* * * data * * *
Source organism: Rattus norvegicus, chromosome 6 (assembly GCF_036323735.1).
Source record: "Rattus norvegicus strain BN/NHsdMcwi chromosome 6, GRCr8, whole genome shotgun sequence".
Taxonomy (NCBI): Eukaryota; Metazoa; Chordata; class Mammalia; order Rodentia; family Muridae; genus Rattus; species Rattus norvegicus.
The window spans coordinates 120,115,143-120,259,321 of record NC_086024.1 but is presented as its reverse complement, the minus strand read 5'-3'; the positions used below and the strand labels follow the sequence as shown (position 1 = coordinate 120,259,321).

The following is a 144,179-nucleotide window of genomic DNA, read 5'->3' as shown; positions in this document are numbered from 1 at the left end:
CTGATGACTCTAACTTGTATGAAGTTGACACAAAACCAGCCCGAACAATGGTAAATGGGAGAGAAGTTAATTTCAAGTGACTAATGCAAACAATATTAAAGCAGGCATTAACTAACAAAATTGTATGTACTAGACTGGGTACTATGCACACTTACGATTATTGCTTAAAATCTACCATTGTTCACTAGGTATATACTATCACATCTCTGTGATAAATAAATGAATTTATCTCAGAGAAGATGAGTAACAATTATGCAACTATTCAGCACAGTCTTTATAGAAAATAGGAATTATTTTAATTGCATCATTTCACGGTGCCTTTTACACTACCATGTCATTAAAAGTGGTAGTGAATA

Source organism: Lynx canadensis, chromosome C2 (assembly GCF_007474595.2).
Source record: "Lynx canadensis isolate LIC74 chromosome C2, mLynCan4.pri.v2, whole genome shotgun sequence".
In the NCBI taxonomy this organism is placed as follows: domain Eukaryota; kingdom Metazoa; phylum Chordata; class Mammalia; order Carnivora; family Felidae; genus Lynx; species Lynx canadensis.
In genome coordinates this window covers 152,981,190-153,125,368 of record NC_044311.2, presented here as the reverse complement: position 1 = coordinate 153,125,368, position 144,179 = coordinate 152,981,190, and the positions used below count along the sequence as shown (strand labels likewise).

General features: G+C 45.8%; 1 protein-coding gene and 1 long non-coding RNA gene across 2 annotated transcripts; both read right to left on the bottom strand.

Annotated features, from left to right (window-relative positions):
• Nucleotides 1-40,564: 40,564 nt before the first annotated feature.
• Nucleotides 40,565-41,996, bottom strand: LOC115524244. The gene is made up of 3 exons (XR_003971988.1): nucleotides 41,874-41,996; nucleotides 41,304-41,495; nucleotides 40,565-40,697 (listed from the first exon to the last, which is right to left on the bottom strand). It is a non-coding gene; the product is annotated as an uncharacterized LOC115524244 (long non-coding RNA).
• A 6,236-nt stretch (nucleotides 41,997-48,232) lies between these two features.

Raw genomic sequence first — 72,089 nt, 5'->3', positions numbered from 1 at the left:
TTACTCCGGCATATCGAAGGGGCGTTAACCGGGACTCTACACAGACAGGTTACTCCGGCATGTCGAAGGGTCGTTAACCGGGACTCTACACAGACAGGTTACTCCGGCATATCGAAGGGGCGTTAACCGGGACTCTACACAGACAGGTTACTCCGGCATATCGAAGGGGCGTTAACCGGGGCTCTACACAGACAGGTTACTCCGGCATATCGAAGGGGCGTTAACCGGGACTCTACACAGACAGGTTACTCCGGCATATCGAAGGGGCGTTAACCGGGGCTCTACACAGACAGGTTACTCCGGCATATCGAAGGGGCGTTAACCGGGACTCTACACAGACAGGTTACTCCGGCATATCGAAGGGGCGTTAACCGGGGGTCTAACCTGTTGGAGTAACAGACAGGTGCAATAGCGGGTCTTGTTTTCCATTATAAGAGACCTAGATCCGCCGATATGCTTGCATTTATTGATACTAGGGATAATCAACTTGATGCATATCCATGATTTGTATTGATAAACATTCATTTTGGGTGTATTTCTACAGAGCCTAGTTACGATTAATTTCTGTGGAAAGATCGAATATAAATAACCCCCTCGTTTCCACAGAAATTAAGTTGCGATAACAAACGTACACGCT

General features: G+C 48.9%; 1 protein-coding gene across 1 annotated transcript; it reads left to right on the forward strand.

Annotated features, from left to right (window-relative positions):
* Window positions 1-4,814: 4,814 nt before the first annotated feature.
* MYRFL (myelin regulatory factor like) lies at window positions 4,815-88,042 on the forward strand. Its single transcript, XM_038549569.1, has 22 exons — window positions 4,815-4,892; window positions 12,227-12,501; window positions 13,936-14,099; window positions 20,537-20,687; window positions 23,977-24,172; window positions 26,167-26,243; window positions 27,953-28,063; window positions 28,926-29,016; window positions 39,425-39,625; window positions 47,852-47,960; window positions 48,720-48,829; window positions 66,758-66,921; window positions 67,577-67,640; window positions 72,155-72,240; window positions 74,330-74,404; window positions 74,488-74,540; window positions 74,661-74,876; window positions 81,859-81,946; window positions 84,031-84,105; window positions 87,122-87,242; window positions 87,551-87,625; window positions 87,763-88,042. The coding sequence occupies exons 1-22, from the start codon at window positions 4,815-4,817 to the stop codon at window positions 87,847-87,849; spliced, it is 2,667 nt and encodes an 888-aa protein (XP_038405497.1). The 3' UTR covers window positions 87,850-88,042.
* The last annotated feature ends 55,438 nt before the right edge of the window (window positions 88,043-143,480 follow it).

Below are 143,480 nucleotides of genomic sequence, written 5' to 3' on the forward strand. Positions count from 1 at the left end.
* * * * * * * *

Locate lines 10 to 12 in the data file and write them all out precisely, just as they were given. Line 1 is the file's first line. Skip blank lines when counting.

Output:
In genome coordinates this window covers 152,981,190-153,125,368 of record NC_044311.2, presented here as the reverse complement: position 1 = coordinate 153,125,368, position 144,179 = coordinate 152,981,190, and the positions used below count along the sequence as shown (strand labels likewise).

General features: G+C 45.8%; 1 protein-coding gene and 1 long non-coding RNA gene across 2 annotated transcripts; both read right to left on the bottom strand.

Annotated features, from left to right (window-relative positions):